i agree about using rebar in footings but are you saying that a 10" diameter x 36" deep footing will crap out a plug of concrete from the weight of the deck? that would never happen. perhaps a footing would separate from the slab and settle below grade but that's not what the OP was asking about. he wanted to know about deck footings.

clydewater
11-14-2007, 07:29 AM
Just out of curiosity, what size sonostube piers does most everyone use for decks?

Do you pour a separate footing under the sonotube or just use a 10, 12, 14" etc. sonotube?

How does the soil type impact your decison on the piers?

I am asking since I see around here in NJ, there are many decks being built with sonotube piers only (i.e. no separate footing of a pier if large larger diameter) that are marginal at best in supporting the design loads on our soil types.
Thanks
Dick
PS Yes I use rebar too since that was the original question

davenorthup
11-14-2007, 11:35 AM
Just out of curiosity, what size sonostube piers does most everyone use for decks?

Do you pour a separate footing under the sonotube or just use a 10, 12, 14" etc. sonotube?



We generally use 10-12" and add a base similar to Bigfoots bases - all in one pour.

Timbersmith
11-14-2007, 02:56 PM
Every single deck we've done requires steel reinf. in the footing. Probably because of our snow load.

George Roberts
11-14-2007, 03:56 PM
clydewater ---

You need to do engineering to determine the size of the footings. 2000#/sqft is the allowed load on soil around here - about 40sqft of deck per sqft of soil bearing.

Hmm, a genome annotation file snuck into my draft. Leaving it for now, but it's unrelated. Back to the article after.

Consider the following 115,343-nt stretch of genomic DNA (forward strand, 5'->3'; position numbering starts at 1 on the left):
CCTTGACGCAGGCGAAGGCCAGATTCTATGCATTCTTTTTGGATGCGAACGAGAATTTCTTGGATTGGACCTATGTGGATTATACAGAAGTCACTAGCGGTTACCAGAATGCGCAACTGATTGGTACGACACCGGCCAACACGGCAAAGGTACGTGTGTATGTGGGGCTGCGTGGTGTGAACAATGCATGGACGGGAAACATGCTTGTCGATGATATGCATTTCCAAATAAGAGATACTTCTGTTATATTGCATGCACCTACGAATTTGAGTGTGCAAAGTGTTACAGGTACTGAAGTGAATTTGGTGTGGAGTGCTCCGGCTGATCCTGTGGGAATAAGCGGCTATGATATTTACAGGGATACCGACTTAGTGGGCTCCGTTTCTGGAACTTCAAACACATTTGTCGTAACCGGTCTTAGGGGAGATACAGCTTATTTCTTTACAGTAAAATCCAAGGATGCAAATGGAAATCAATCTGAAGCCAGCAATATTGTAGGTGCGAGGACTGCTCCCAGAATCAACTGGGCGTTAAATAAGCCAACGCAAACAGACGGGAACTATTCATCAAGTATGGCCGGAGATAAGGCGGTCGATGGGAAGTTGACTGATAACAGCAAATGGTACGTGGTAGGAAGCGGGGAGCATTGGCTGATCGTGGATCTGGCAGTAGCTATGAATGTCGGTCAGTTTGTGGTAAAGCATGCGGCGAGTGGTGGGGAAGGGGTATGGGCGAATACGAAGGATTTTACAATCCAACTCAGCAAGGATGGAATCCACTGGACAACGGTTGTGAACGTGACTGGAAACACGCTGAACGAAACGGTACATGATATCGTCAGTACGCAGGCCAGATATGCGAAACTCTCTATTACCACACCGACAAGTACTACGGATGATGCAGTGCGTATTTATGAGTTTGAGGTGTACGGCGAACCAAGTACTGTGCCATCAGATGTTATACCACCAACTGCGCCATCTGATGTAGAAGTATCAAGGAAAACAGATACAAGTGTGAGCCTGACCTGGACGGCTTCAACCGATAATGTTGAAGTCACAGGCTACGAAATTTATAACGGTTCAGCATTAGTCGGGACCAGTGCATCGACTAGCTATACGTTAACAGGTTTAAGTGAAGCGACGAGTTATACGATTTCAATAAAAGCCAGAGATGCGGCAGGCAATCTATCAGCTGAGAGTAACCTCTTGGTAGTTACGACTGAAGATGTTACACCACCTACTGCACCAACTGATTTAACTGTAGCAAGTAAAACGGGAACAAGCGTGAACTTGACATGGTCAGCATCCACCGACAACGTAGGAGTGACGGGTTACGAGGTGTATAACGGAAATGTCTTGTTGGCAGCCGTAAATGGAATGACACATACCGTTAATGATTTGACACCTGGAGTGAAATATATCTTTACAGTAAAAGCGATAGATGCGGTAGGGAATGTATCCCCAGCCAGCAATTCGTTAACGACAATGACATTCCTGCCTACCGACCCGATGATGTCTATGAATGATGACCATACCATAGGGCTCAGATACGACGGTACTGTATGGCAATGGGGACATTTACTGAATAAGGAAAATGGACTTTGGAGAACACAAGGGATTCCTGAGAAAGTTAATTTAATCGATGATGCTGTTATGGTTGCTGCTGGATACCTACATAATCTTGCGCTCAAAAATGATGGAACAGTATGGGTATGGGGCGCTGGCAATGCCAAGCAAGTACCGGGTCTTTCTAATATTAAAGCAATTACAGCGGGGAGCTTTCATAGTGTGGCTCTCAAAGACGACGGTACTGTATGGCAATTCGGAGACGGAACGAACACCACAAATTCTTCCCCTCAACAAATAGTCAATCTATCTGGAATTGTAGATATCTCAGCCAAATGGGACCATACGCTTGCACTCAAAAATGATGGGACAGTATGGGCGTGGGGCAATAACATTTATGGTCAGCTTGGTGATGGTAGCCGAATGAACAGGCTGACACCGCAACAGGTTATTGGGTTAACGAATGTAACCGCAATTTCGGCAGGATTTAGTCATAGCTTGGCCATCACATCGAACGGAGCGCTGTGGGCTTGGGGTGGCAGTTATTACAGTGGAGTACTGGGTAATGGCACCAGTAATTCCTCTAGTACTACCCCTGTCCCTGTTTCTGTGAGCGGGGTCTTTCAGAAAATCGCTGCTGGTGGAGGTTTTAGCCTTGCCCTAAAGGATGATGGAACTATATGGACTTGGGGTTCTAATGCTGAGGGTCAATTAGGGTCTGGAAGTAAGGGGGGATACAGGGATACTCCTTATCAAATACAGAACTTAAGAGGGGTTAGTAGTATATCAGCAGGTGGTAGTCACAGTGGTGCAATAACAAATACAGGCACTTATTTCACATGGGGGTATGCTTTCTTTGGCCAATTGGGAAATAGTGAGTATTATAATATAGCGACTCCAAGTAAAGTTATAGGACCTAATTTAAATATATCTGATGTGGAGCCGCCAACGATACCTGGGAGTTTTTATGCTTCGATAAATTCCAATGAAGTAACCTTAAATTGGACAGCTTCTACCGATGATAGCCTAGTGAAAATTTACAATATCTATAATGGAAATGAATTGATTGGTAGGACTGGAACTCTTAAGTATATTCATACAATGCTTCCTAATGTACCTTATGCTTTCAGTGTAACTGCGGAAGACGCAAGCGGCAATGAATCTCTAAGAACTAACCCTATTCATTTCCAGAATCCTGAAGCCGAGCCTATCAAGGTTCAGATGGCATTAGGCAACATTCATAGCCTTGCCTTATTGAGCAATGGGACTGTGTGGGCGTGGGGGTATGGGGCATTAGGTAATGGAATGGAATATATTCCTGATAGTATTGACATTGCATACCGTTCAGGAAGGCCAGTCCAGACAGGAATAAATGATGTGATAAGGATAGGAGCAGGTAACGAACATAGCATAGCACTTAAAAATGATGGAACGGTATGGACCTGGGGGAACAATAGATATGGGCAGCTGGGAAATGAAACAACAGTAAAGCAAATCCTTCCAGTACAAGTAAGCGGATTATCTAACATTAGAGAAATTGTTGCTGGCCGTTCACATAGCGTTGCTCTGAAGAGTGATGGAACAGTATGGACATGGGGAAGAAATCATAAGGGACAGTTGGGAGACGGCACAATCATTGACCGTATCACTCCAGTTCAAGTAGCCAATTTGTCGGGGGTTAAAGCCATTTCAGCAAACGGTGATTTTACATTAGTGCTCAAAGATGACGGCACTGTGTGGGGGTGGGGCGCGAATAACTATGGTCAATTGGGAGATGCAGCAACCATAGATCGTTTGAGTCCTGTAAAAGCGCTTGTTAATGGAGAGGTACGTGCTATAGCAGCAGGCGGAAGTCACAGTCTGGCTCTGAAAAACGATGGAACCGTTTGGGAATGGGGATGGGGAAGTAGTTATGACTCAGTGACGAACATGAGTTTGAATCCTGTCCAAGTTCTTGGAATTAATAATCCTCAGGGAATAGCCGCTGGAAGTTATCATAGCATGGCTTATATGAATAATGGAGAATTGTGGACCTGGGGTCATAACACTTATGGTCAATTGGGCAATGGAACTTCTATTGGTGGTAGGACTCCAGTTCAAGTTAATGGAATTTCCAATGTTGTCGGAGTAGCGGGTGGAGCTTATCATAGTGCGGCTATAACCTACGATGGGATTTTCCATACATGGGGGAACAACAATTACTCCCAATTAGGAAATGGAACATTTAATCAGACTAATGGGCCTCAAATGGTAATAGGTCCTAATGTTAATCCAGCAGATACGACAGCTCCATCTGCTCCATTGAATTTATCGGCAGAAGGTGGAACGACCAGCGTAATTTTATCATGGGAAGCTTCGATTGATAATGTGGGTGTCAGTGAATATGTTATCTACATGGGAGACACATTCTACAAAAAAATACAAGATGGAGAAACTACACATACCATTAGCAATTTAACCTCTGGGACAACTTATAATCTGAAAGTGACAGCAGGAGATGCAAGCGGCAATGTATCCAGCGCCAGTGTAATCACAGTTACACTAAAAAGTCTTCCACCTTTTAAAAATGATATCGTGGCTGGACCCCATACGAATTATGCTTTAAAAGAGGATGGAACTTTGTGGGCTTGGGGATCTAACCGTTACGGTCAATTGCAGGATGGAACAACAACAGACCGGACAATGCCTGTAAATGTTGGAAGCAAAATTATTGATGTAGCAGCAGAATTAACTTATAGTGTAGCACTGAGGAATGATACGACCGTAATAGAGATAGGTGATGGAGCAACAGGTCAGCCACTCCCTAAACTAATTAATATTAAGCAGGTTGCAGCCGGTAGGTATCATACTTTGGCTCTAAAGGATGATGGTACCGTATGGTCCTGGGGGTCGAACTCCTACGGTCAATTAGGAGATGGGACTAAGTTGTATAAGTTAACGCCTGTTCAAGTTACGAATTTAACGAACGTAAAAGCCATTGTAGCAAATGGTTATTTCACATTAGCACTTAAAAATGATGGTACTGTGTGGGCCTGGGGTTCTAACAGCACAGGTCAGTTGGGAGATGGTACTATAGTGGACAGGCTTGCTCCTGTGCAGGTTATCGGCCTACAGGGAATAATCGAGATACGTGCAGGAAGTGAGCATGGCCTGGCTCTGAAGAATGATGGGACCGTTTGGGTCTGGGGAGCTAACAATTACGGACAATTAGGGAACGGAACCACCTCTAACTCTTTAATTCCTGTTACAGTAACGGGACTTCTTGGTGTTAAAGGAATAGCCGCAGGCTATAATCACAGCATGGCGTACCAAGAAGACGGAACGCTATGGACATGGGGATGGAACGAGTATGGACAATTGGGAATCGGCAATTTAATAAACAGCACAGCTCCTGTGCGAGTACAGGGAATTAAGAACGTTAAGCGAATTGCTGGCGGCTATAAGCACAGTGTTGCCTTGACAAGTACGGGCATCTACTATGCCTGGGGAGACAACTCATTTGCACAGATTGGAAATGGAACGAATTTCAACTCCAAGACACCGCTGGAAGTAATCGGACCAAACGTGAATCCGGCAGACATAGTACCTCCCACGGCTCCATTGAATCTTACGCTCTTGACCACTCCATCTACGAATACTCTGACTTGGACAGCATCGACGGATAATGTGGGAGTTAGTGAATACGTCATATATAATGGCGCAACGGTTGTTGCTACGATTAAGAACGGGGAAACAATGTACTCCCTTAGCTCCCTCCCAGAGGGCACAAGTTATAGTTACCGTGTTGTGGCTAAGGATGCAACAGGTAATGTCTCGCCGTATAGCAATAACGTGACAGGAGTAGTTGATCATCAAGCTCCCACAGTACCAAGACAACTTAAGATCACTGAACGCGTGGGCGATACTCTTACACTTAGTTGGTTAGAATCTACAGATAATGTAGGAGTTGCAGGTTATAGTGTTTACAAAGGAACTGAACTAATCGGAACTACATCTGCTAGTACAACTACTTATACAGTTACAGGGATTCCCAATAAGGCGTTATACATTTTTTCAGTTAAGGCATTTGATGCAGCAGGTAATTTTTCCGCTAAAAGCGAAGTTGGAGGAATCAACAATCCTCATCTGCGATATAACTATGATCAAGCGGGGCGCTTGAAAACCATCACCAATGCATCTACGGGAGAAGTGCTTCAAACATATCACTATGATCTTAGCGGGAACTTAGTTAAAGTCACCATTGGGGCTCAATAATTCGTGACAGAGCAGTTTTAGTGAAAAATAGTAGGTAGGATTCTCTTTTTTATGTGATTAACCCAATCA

Jordan
11-14-2007, 04:26 PM
Think of it this way: What you don't want is for the footing to fail by cracking in a circle right around the post. The weight of the structure would then push the post and the 'concrete plug' down through the rest of the footing resulting in uneven settling. The rebar makes sure that can't happen.

Sorry, thanks for playing. Rebar placed in your footing generally does not increase the punching shear capacity of the footing. In fact, that's the reason I mentioned 3:1 limits in my post. The shear cone is nominally 45 degress, though some will go as wide as 60 degrees. I usually presume you have a bearing element about the thickness of your footing (6x6 is a little small for a, 8" thk x 2' footing, but it's close), so you have nearly a direct-bearing connection to the soil. Technically, the punching shear area is determined by taking the outline of your post and offsetting it by 1/2 the footing depth. Punching shear will almost never control your footings, bearing capacity (for small footings) or bending capacity (for large ones, where you need steel) will.

worthy
11-14-2007, 04:44 PM
For decks on new homes, I've been using 10" sonotubes, no footing, no rebar, usually in clay, at least 4' below grade. I've seen some I did 20 years ago--the p.t. is in bad shape, the piers seem solid. But I guess now I'll be upgrading!

clydewater
11-15-2007, 08:47 AM
Hi,
Thanks for the comments on how you do piers.
So here is an example based on some of the info that has been submitted.
10" Sono tube = approx .545 SQ FT of area
@ 2000 PSF = 1091 bearing capacity
If as above 40 Sq Ft of Deck w/ 40# LL + 10# DL = 50# TL = 2000lbs to be carried by 10" Sono Tube, if there is no footing, such as a big foot, then the pier is half the area required to carry the design loads.
Of course if your bearing capacity is higher, then this is not an issue.
I created a quick spreadsheet I will post if anyone wants it to do a quick sizing of round piers.
Thanks for your info.
Dick Owen

Sweep8
11-23-2007, 11:07 PM
Do most builders just guess at this?

Lavrans
11-24-2007, 01:18 AM
Do most builders just guess at this?

Yes.........

David Meiland
11-24-2007, 08:29 AM
I wouldn't call it guessing, but in this jurisdiction you are allowed to assume 1500PSF min. bearing for any soil and required to assume certain loads for a deck, therefore you can size piers yourself if you want to.